Unicoi Outfitters is north Georgia's premier guide service and fly fishing outfitter, located on the Chattahoochee River near alpine Helen. Look for fishing reports, gear and book reviews, and general musings here from our staff and guides.

Friday, April 12, 2024

Unicoi Outfitters Fishing Report - 4/12/24


Welcome to Caddis and Cahill Time!  Trout waters are warming and the bug buffets have started.  Don’t leave home without your box of prime dry fly patterns and a bottle of High-n-Dry dessicant.   

There’s only a slight bit of temporary bad news to temper our Saturday enthusiasm. Region watersheds received from 1.5 to 3 inches of rain over the last two days, so large rivers are still high. They will hopefully return to safe wading levels by Sunday or early next week. The good news is that small and medium streams have already dropped to safe wading levels and should be prime by tomorrow. Catchable trout fans should again see a long stocking list from GAWRD later today.

On the lake front, bass are heading into the shallows, while stripers remain scattered. Lakes and ponds are approaching their prime time as their shallows warm and bass start bedding.  Striper catches are down, but average size is still compensating for numbers. If you’re lucky enough to locate some stripers, be ready to battle fish weighing in the teens.

Check out the hot intel from our guides and friends and Wes’ hot fly list here:


 (Link in bio)

It’s warming slowly this afternoon and the wind is howling!  I’d pass on tenkara and Euro techniques today. But, by golly, the weekend is sure looking sweet. Check river gauges, consult your past notes on safe wading levels, and be ready to match the hatches with your double-dry rigs.  Stop in either UO shop to stock up. Good luck during our April prime time!

Unicoi Outfitters: Friendly. Local. Experts.


Wes’ Hot Fly List:  

Dries:  Rage Cage Caddis, tan elk hair caddis, parachute light cahill, Drymerger March Brown, parachute Adams, BWO, stimulator, or small micro Chubby Chernobyl as a headwater dry for your droppers.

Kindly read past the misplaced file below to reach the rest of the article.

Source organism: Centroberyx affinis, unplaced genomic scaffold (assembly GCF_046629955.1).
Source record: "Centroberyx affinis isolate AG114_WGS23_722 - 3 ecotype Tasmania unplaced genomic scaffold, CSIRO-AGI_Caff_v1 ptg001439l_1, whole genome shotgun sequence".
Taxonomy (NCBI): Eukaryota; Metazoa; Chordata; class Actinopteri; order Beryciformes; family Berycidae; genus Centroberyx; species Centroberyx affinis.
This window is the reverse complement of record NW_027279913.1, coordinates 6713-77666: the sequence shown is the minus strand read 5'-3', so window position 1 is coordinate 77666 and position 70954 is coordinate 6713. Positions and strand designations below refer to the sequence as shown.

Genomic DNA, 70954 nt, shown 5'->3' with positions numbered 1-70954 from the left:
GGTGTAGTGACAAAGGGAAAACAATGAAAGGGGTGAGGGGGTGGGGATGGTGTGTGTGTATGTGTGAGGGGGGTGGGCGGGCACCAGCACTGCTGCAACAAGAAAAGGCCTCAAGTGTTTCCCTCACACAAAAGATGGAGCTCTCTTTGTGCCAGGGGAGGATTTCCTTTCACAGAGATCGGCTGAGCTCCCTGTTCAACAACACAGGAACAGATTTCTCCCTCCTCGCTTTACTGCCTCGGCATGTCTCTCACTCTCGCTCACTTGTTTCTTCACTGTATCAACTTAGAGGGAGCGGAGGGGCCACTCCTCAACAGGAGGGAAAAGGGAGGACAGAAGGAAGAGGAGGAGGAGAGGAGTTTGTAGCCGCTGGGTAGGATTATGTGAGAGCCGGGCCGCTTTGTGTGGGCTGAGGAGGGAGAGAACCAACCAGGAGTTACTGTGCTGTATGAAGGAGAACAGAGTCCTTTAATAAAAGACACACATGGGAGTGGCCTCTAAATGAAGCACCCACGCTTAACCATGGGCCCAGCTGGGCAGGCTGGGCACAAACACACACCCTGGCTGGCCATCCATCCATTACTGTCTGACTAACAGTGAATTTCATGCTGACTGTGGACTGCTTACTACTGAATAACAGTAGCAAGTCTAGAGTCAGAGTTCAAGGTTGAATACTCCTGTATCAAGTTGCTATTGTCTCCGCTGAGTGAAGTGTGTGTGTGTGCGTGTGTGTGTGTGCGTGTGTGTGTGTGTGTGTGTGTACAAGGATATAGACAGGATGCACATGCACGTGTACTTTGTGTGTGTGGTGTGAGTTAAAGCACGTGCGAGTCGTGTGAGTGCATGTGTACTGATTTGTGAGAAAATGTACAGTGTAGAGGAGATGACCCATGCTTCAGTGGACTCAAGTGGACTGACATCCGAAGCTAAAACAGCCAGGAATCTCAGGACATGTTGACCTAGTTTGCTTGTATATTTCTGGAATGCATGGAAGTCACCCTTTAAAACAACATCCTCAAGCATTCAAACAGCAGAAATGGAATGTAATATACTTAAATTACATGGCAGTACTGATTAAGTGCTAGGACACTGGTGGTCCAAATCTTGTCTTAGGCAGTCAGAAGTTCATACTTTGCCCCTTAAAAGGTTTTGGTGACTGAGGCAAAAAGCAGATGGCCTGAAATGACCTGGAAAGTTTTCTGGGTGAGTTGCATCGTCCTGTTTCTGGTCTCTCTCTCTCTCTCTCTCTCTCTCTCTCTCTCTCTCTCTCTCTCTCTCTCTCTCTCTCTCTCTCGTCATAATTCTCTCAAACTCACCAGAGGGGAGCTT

Nymphs & Wets: 

American nymph molted brown, soft hackle partridge, holy grail, girdle bug, pink tag jig. Prince nymph, peach egg, and brown pats rubberlegs for stockers.

Streamers & warm water:

(Trout) Squirrely bugger, sparkle yummy, bank robber sculpin, and small olive woolly buggers for stockers. (bass & stripers) Cowens somethin’ else, gray/white clouser minnow, finesse changer, polar changer, crittermite, jiggy craw.


Our streams are looking great and temperatures are prime: in the mid-50’s. Both Spoilcane

 and Smith DH were just a bit high this morning, but already clear.  

Grab your short blueline rod and toss your favorite buoyant dry this weekend. It’s hard to beat a tan caddis, cahill, or small tan chubby for Blueline prospecting.


Be careful in the Smokies. Those mountains got a lot of rain and are running high. Hopefully their headwaters will also be fishable this weekend.



Delayed Harvest: 

It’s on!  Warmer water, a dose of fresh stockers, and abundant bugs make DH streams a best bet this week. Try dry/droppers to start, but be ready to switch to double dry rigs as soon as you spot some buzzing bugs or rising trout. We had our best luck on tan caddis and cahill combos. Fly sizes were chosen to match the hatching bugs. Carry those two patterns in sizes 14 to 18 to be ready for each daily hatch.

Shelfish and Dredger hit Nan DH last Sunday afternoon. Shel hit a few on a dry/dropper rig while Dredger drove and scouted. He found fellow Rabunite Bluejay in a sunny, shallow, downstream stretch. BlueJay had a big time on dries and scored several species slams. Dredger returned to Shelfish with that intel and put him in shallower water, where he scored high on a double dry rig. More fish ate his small tan elk hair caddis dropper than the larger lead fly, a para Adams that was easier to see. (See UO’s Monday post)